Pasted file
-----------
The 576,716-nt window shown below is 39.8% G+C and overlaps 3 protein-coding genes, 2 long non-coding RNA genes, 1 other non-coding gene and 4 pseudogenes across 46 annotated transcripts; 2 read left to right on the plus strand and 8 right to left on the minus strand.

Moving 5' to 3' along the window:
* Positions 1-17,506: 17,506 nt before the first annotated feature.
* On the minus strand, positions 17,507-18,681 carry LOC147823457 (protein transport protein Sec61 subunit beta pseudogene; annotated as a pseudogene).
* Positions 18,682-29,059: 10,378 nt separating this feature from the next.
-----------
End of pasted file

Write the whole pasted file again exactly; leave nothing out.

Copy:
The 576,716-nt window shown below is 39.8% G+C and overlaps 3 protein-coding genes, 2 long non-coding RNA genes, 1 other non-coding gene and 4 pseudogenes across 46 annotated transcripts; 2 read left to right on the plus strand and 8 right to left on the minus strand.

Moving 5' to 3' along the window:
* Positions 1-17,506: 17,506 nt before the first annotated feature.
* On the minus strand, positions 17,507-18,681 carry LOC147823457 (protein transport protein Sec61 subunit beta pseudogene; annotated as a pseudogene).
* Positions 18,682-29,059: 10,378 nt separating this feature from the next.